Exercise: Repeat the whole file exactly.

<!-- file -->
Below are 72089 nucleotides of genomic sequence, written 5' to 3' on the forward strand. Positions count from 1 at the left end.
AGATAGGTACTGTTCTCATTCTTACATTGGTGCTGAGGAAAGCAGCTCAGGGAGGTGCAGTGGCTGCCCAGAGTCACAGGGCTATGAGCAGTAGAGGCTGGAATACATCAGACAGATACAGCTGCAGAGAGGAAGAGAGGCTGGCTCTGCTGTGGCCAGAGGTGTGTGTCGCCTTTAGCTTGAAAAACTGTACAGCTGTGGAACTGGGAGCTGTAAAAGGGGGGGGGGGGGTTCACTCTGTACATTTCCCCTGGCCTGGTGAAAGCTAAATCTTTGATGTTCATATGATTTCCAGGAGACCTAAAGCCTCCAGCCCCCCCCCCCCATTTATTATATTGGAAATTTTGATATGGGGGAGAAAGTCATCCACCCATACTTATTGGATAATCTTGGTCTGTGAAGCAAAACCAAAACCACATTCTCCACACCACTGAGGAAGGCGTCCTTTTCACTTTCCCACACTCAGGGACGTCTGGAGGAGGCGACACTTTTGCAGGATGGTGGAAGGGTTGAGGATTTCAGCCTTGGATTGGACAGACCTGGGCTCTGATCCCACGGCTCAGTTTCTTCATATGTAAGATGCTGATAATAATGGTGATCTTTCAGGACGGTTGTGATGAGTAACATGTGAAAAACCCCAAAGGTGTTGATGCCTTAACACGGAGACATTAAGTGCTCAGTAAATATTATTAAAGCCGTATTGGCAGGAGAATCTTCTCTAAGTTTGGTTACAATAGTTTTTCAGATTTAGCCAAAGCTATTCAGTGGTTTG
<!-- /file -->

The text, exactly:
Below are 72089 nucleotides of genomic sequence, written 5' to 3' on the forward strand. Positions count from 1 at the left end.
AGATAGGTACTGTTCTCATTCTTACATTGGTGCTGAGGAAAGCAGCTCAGGGAGGTGCAGTGGCTGCCCAGAGTCACAGGGCTATGAGCAGTAGAGGCTGGAATACATCAGACAGATACAGCTGCAGAGAGGAAGAGAGGCTGGCTCTGCTGTGGCCAGAGGTGTGTGTCGCCTTTAGCTTGAAAAACTGTACAGCTGTGGAACTGGGAGCTGTAAAAGGGGGGGGGGGGGTTCACTCTGTACATTTCCCCTGGCCTGGTGAAAGCTAAATCTTTGATGTTCATATGATTTCCAGGAGACCTAAAGCCTCCAGCCCCCCCCCCCCATTTATTATATTGGAAATTTTGATATGGGGGAGAAAGTCATCCACCCATACTTATTGGATAATCTTGGTCTGTGAAGCAAAACCAAAACCACATTCTCCACACCACTGAGGAAGGCGTCCTTTTCACTTTCCCACACTCAGGGACGTCTGGAGGAGGCGACACTTTTGCAGGATGGTGGAAGGGTTGAGGATTTCAGCCTTGGATTGGACAGACCTGGGCTCTGATCCCACGGCTCAGTTTCTTCATATGTAAGATGCTGATAATAATGGTGATCTTTCAGGACGGTTGTGATGAGTAACATGTGAAAAACCCCAAAGGTGTTGATGCCTTAACACGGAGACATTAAGTGCTCAGTAAATATTATTAAAGCCGTATTGGCAGGAGAATCTTCTCTAAGTTTGGTTACAATAGTTTTTCAGATTTAGCCAAAGCTATTCAGTGGTTTG